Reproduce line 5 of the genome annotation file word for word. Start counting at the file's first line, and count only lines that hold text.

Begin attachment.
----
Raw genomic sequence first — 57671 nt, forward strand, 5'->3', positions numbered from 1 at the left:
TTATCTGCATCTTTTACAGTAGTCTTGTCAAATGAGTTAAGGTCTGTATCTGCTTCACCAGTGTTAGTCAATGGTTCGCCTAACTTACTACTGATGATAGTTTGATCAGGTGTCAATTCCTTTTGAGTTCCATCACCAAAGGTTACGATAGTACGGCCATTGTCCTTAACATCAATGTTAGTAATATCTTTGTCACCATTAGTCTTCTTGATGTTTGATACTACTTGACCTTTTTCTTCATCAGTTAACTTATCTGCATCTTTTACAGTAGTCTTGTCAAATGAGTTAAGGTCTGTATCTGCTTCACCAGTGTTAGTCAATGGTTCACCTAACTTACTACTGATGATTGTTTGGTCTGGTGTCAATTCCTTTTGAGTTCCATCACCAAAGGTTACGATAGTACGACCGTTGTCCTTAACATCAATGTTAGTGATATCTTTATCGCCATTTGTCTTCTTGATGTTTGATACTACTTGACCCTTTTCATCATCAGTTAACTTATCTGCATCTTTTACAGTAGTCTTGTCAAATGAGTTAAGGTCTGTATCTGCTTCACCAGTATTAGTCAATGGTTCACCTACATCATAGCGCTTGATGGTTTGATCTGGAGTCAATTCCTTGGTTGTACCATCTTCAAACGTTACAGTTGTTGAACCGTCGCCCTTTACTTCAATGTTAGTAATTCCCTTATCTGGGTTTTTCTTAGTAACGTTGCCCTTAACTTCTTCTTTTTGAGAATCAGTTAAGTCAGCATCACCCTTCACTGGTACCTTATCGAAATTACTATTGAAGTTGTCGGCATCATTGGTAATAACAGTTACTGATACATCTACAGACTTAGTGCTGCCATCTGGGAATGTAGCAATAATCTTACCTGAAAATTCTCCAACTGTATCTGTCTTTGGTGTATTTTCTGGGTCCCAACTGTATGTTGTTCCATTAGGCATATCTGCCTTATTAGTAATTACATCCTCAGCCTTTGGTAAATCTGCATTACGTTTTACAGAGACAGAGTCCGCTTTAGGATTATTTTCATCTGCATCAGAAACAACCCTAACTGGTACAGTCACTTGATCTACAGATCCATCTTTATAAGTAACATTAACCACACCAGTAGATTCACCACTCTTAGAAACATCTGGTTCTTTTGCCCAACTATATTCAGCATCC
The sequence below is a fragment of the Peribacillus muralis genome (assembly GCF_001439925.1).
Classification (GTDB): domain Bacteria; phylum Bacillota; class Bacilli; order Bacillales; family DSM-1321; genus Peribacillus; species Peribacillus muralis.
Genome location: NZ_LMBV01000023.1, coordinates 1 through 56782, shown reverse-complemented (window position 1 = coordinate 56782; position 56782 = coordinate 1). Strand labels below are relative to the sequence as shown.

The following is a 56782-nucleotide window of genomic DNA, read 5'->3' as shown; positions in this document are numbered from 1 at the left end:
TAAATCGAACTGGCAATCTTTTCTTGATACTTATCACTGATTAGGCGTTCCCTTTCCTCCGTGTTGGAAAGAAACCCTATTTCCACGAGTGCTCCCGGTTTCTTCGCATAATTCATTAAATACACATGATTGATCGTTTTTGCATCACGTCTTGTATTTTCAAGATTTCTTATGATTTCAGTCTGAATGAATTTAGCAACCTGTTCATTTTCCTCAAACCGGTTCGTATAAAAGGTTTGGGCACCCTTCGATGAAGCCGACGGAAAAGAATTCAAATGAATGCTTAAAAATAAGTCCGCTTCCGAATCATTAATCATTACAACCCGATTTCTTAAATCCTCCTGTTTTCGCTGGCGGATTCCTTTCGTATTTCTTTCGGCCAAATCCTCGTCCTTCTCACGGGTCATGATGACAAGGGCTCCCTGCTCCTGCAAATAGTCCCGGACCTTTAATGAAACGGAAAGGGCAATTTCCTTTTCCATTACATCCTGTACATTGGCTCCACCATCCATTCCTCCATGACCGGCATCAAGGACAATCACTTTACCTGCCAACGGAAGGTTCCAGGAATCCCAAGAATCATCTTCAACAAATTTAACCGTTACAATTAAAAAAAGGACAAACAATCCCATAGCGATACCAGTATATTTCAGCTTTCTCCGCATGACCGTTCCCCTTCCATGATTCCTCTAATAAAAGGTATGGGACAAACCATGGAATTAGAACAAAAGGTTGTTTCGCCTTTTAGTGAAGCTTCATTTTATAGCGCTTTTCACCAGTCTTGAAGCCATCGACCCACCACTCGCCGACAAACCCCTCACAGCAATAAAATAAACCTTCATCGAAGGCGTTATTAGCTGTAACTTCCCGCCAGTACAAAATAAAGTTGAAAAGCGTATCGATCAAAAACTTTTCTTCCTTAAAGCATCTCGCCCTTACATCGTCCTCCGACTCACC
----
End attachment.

Genome location: NZ_LMBV01000023.1, coordinates 1 through 56782, shown reverse-complemented (window position 1 = coordinate 56782; position 56782 = coordinate 1). Strand labels below are relative to the sequence as shown.